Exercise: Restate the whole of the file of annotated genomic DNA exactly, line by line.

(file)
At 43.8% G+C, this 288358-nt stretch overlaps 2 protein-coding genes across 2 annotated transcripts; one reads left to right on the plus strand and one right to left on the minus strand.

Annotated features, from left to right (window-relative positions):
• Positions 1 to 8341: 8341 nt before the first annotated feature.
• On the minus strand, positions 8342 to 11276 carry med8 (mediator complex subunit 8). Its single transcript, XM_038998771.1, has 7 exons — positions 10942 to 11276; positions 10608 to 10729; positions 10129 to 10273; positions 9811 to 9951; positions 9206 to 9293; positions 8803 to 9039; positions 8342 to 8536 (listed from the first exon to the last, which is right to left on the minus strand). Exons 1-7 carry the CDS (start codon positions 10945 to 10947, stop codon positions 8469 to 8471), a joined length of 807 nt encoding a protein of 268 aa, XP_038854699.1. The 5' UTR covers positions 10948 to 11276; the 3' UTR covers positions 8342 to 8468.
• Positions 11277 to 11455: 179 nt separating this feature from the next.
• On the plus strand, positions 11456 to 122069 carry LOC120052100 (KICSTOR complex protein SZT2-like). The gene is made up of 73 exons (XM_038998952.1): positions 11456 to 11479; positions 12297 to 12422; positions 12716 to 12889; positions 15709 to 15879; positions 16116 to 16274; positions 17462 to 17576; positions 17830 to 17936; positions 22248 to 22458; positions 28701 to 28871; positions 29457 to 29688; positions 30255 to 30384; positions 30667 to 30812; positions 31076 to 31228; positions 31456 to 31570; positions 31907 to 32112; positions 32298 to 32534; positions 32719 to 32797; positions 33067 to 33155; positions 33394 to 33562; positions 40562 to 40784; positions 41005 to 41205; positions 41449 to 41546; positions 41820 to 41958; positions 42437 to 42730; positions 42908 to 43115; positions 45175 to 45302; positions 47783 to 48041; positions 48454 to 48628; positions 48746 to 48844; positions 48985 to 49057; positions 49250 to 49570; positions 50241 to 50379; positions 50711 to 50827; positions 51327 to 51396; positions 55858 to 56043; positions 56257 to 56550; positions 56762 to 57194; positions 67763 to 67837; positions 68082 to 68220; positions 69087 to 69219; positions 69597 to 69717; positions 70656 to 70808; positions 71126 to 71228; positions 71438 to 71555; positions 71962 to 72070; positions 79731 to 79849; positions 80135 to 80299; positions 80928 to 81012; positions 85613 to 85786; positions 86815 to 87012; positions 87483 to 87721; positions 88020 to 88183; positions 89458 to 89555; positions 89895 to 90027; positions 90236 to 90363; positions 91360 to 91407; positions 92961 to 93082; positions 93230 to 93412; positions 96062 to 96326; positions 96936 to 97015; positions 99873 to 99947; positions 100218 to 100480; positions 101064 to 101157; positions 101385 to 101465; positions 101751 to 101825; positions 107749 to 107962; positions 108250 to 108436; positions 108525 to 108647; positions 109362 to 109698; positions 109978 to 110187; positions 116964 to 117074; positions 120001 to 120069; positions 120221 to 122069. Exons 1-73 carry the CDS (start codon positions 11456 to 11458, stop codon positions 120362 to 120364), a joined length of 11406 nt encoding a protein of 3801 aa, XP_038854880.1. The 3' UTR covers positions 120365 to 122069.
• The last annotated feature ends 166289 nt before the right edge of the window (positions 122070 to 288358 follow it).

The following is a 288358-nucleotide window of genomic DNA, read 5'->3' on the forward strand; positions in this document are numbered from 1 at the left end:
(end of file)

At 43.8% G+C, this 288358-nt stretch overlaps 2 protein-coding genes across 2 annotated transcripts; one reads left to right on the plus strand and one right to left on the minus strand.

Annotated features, from left to right (window-relative positions):
• Positions 1 to 8341: 8341 nt before the first annotated feature.
• On the minus strand, positions 8342 to 11276 carry med8 (mediator complex subunit 8). Its single transcript, XM_038998771.1, has 7 exons — positions 10942 to 11276; positions 10608 to 10729; positions 10129 to 10273; positions 9811 to 9951; positions 9206 to 9293; positions 8803 to 9039; positions 8342 to 8536 (listed from the first exon to the last, which is right to left on the minus strand). Exons 1-7 carry the CDS (start codon positions 10945 to 10947, stop codon positions 8469 to 8471), a joined length of 807 nt encoding a protein of 268 aa, XP_038854699.1. The 5' UTR covers positions 10948 to 11276; the 3' UTR covers positions 8342 to 8468.
• Positions 11277 to 11455: 179 nt separating this feature from the next.
• On the plus strand, positions 11456 to 122069 carry LOC120052100 (KICSTOR complex protein SZT2-like). The gene is made up of 73 exons (XM_038998952.1): positions 11456 to 11479; positions 12297 to 12422; positions 12716 to 12889; positions 15709 to 15879; positions 16116 to 16274; positions 17462 to 17576; positions 17830 to 17936; positions 22248 to 22458; positions 28701 to 28871; positions 29457 to 29688; positions 30255 to 30384; positions 30667 to 30812; positions 31076 to 31228; positions 31456 to 31570; positions 31907 to 32112; positions 32298 to 32534; positions 32719 to 32797; positions 33067 to 33155; positions 33394 to 33562; positions 40562 to 40784; positions 41005 to 41205; positions 41449 to 41546; positions 41820 to 41958; positions 42437 to 42730; positions 42908 to 43115; positions 45175 to 45302; positions 47783 to 48041; positions 48454 to 48628; positions 48746 to 48844; positions 48985 to 49057; positions 49250 to 49570; positions 50241 to 50379; positions 50711 to 50827; positions 51327 to 51396; positions 55858 to 56043; positions 56257 to 56550; positions 56762 to 57194; positions 67763 to 67837; positions 68082 to 68220; positions 69087 to 69219; positions 69597 to 69717; positions 70656 to 70808; positions 71126 to 71228; positions 71438 to 71555; positions 71962 to 72070; positions 79731 to 79849; positions 80135 to 80299; positions 80928 to 81012; positions 85613 to 85786; positions 86815 to 87012; positions 87483 to 87721; positions 88020 to 88183; positions 89458 to 89555; positions 89895 to 90027; positions 90236 to 90363; positions 91360 to 91407; positions 92961 to 93082; positions 93230 to 93412; positions 96062 to 96326; positions 96936 to 97015; positions 99873 to 99947; positions 100218 to 100480; positions 101064 to 101157; positions 101385 to 101465; positions 101751 to 101825; positions 107749 to 107962; positions 108250 to 108436; positions 108525 to 108647; positions 109362 to 109698; positions 109978 to 110187; positions 116964 to 117074; positions 120001 to 120069; positions 120221 to 122069. Exons 1-73 carry the CDS (start codon positions 11456 to 11458, stop codon positions 120362 to 120364), a joined length of 11406 nt encoding a protein of 3801 aa, XP_038854880.1. The 3' UTR covers positions 120365 to 122069.
• The last annotated feature ends 166289 nt before the right edge of the window (positions 122070 to 288358 follow it).

The following is a 288358-nucleotide window of genomic DNA, read 5'->3' on the forward strand; positions in this document are numbered from 1 at the left end: